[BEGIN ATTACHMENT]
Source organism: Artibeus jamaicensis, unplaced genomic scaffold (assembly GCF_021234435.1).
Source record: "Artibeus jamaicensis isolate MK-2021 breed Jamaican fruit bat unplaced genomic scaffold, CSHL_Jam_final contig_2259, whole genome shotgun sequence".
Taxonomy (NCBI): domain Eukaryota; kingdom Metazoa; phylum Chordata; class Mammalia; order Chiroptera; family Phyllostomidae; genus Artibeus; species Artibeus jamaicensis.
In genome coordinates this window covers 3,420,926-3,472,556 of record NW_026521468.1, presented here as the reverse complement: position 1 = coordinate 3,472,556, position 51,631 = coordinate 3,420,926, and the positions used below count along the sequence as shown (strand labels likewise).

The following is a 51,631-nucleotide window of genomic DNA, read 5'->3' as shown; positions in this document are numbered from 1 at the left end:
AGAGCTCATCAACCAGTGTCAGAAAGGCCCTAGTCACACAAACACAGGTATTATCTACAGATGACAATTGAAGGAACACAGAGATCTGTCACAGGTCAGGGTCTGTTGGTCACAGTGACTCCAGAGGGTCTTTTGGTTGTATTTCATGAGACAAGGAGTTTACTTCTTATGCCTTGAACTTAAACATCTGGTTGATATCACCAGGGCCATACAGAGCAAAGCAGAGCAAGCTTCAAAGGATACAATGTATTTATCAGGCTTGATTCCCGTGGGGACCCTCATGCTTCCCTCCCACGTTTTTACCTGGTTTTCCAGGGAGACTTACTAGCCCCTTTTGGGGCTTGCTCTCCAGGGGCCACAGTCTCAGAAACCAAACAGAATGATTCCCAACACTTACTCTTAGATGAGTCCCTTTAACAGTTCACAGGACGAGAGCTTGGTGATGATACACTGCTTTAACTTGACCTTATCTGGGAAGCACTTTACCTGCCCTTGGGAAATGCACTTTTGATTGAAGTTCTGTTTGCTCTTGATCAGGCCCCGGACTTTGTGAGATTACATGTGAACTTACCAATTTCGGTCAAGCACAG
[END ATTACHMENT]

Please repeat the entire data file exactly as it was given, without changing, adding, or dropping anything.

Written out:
Source organism: Artibeus jamaicensis, unplaced genomic scaffold (assembly GCF_021234435.1).
Source record: "Artibeus jamaicensis isolate MK-2021 breed Jamaican fruit bat unplaced genomic scaffold, CSHL_Jam_final contig_2259, whole genome shotgun sequence".
Taxonomy (NCBI): domain Eukaryota; kingdom Metazoa; phylum Chordata; class Mammalia; order Chiroptera; family Phyllostomidae; genus Artibeus; species Artibeus jamaicensis.
In genome coordinates this window covers 3,420,926-3,472,556 of record NW_026521468.1, presented here as the reverse complement: position 1 = coordinate 3,472,556, position 51,631 = coordinate 3,420,926, and the positions used below count along the sequence as shown (strand labels likewise).

The following is a 51,631-nucleotide window of genomic DNA, read 5'->3' as shown; positions in this document are numbered from 1 at the left end:
AGAGCTCATCAACCAGTGTCAGAAAGGCCCTAGTCACACAAACACAGGTATTATCTACAGATGACAATTGAAGGAACACAGAGATCTGTCACAGGTCAGGGTCTGTTGGTCACAGTGACTCCAGAGGGTCTTTTGGTTGTATTTCATGAGACAAGGAGTTTACTTCTTATGCCTTGAACTTAAACATCTGGTTGATATCACCAGGGCCATACAGAGCAAAGCAGAGCAAGCTTCAAAGGATACAATGTATTTATCAGGCTTGATTCCCGTGGGGACCCTCATGCTTCCCTCCCACGTTTTTACCTGGTTTTCCAGGGAGACTTACTAGCCCCTTTTGGGGCTTGCTCTCCAGGGGCCACAGTCTCAGAAACCAAACAGAATGATTCCCAACACTTACTCTTAGATGAGTCCCTTTAACAGTTCACAGGACGAGAGCTTGGTGATGATACACTGCTTTAACTTGACCTTATCTGGGAAGCACTTTACCTGCCCTTGGGAAATGCACTTTTGATTGAAGTTCTGTTTGCTCTTGATCAGGCCCCGGACTTTGTGAGATTACATGTGAACTTACCAATTTCGGTCAAGCACAG